G.M. Unit’s Self-Driving Taxis Are Subject of U.S. Safety Investigation

The main federal auto safety agency disclosed on Friday that it has begun a preliminary investigation into cars that a division of General Motors has been testing as driverless taxis in San Francisco.

The agency, the National Highway Traffic Safety Administration, said in a filing posted on its website that it had received reports that autonomous taxis operated by G.M.’s Cruise division had become immobilized on roadways, creating obstacles for other vehicles. The agency also said G.M. reported three incidents in which Cruise vehicles slowed suddenly and were hit from behind.

The agency said its Office of Defects Investigation would try to determine the scope and severity of the two types of incidents.

Regulators are increasingly scrutinizing autonomous and semiautonomous cars, and the claims automakers have made about them. The auto safety agency’s most high profile investigation in this area involves Tesla’s self-driving technology. Regulators are looking into at least 14 crashes involving Tesla cars driving on Autopilot that resulted in 19 deaths.

No fatalities or serious injuries have been reported in Cruise cars, but the auto safety agency said the vehicles could potentially put people at risk. When Cruise taxis stop unexpectedly, they “may strand vehicle passengers in unsafe locations, such as lanes of travel or intersections, and become an unexpected obstacle to other road users,” the agency said in its filing. “These immobilizations may increase the risk to exiting passengers. Further, immobilization may cause other road users to make abrupt or unsafe maneuvers to avoid colliding with the immobilized Cruise vehicle.”

The investigation covers 242 vehicles and is the first step before the agency could force G.M. to recall vehicles.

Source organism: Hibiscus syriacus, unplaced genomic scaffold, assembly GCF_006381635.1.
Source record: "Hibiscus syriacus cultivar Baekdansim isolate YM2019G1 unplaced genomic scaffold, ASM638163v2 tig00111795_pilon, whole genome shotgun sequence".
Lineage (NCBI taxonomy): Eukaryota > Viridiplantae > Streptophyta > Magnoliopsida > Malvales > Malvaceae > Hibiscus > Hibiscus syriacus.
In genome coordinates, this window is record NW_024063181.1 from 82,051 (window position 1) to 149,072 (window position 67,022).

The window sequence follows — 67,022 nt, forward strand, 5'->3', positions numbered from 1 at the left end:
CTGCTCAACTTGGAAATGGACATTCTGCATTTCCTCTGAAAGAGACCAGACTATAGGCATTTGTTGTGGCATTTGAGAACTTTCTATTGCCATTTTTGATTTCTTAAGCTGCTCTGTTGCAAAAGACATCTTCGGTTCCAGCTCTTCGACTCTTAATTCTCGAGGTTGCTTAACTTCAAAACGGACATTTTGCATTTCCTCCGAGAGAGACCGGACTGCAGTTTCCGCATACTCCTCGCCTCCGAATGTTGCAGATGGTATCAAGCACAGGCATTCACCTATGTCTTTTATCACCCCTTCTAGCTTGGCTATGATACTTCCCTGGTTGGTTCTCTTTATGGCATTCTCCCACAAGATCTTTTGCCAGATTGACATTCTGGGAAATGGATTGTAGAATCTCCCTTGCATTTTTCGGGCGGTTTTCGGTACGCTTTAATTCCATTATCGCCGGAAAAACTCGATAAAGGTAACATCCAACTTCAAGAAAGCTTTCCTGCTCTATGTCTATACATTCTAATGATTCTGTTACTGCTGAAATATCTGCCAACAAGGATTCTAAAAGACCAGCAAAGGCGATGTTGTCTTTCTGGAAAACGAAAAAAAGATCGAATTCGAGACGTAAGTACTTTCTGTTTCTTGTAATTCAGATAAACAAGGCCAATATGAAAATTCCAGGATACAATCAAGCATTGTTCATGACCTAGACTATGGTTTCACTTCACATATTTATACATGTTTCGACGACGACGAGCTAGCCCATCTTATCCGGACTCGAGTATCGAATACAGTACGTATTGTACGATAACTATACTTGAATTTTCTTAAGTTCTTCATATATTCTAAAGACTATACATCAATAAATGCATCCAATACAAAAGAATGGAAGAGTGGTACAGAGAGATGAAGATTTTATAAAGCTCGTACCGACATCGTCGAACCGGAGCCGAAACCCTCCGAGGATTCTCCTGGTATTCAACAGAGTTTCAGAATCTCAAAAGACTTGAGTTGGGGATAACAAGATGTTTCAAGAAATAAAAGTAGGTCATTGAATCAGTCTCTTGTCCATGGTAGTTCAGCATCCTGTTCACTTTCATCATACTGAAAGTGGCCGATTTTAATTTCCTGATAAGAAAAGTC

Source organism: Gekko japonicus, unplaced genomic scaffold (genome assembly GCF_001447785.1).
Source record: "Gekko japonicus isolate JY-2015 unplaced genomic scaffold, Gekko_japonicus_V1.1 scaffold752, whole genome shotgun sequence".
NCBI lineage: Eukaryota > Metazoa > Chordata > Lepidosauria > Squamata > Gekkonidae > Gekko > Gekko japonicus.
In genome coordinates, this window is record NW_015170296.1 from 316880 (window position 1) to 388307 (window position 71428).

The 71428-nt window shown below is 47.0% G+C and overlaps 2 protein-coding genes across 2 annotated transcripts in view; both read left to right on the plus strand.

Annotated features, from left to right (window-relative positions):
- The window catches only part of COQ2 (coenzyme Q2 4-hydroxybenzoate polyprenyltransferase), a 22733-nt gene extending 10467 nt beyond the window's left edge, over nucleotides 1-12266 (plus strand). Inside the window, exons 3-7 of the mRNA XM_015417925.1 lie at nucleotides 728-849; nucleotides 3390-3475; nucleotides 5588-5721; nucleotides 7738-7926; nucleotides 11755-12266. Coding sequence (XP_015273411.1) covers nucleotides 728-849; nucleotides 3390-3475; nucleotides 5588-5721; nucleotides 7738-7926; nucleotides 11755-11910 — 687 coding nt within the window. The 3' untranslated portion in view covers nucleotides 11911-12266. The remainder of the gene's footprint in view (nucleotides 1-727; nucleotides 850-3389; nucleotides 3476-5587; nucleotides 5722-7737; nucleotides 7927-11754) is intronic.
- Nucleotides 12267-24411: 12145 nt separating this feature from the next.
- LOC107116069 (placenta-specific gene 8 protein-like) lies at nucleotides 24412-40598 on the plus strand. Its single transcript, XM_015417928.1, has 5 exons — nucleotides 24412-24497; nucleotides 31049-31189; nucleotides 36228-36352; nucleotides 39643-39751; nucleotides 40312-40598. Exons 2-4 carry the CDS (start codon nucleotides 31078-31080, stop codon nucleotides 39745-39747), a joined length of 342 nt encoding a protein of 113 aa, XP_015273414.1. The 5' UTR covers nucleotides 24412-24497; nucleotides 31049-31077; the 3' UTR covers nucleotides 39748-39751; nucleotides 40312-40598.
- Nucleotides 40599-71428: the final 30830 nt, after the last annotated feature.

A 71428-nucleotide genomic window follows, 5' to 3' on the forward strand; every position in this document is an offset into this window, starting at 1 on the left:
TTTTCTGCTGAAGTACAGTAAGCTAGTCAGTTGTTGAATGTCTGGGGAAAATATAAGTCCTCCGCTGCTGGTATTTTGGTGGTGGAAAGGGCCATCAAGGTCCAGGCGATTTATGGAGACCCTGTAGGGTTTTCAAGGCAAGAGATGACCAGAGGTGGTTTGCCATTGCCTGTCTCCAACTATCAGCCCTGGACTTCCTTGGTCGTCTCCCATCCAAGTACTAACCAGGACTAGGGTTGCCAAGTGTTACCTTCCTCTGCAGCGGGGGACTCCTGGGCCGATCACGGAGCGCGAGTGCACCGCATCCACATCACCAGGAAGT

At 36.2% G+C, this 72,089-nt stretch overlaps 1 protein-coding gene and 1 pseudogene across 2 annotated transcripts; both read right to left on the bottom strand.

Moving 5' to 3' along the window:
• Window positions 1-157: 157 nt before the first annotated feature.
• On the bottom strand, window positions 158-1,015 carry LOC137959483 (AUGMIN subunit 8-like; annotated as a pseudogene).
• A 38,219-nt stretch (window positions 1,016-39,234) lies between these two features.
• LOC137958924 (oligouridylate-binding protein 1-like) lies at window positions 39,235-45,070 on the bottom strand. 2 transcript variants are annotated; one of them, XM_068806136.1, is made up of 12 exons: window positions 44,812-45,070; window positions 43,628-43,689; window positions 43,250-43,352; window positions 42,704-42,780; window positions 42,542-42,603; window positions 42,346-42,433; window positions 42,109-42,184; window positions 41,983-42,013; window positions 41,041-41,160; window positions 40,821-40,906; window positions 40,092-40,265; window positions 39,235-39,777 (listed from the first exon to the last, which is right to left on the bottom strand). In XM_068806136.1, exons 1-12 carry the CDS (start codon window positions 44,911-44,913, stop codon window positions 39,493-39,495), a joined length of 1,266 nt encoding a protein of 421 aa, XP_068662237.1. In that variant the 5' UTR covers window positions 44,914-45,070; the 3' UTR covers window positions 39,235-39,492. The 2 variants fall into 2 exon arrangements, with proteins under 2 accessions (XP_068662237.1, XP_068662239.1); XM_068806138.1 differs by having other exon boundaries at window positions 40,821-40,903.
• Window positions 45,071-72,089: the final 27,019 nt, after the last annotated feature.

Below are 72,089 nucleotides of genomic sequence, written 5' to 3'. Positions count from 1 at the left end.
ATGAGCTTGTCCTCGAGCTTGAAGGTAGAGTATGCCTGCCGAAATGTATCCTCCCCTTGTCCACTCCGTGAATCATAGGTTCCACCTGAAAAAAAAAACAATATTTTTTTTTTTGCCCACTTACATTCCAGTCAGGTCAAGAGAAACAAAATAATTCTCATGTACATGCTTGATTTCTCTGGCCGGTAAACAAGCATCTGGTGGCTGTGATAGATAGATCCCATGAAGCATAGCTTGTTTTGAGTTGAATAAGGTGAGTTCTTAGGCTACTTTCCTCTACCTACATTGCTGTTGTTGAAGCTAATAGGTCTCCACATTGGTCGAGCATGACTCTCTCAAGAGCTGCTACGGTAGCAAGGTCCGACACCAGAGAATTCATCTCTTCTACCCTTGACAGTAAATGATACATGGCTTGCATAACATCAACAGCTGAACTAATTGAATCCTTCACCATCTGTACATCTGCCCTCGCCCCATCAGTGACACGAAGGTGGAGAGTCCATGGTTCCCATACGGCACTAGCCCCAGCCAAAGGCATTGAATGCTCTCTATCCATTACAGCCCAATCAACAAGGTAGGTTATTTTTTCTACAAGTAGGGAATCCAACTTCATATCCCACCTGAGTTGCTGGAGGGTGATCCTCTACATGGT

This year, Cruise began offering autonomous taxi rides in part of San Francisco and during low-traffic nighttime hours. It recently was cleared to expand the service to the city’s downtown area and to operate 24 hours a day. The division has been preparing to expand its operations to Austin, Texas, and Phoenix.

G.M. and other auto and technology companies have spent billions of dollars developing autonomous driving systems with hopes of offering taxi rides, deliveries and trucking services to consumers and other businesses. Waymo, which is owned by Google’s parent company, has been working on the technology for more than a decade and is offering driverless taxis in and around Phoenix. The company said on Friday it had started offering driverless taxi rides in San Francisco after receiving approval from California regulators.

In a daylong investor presentation last month, G.M.’s chief financial officer, Paul Jacobson, said the company believed Cruise could become a $50 billion business by 2030. “Cruise is an integral part of this and will expand to other cities,” he said. “They’re making really good progress.”

But progress has come much more slowly than originally expected, and some auto companies and investors have grown wary of putting more money into the technology because it may not produce significant sales or profits for years to come. In October, Ford Motor and Volkswagen said they would wind down Argo AI, the autonomous-car company they had invested in.

Cade Metz contributed reporting.

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